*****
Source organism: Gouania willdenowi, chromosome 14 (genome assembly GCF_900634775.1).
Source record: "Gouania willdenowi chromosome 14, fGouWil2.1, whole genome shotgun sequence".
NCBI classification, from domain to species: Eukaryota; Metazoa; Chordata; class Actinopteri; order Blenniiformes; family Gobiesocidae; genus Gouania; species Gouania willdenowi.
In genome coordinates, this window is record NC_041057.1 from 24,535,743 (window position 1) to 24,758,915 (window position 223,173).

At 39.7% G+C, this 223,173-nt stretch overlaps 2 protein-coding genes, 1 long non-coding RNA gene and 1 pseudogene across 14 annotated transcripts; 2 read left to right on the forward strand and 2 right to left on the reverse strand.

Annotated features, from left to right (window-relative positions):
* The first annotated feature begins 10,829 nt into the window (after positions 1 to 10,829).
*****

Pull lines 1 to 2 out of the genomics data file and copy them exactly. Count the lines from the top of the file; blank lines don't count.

Source organism: Gouania willdenowi, chromosome 14 (genome assembly GCF_900634775.1).
Source record: "Gouania willdenowi chromosome 14, fGouWil2.1, whole genome shotgun sequence".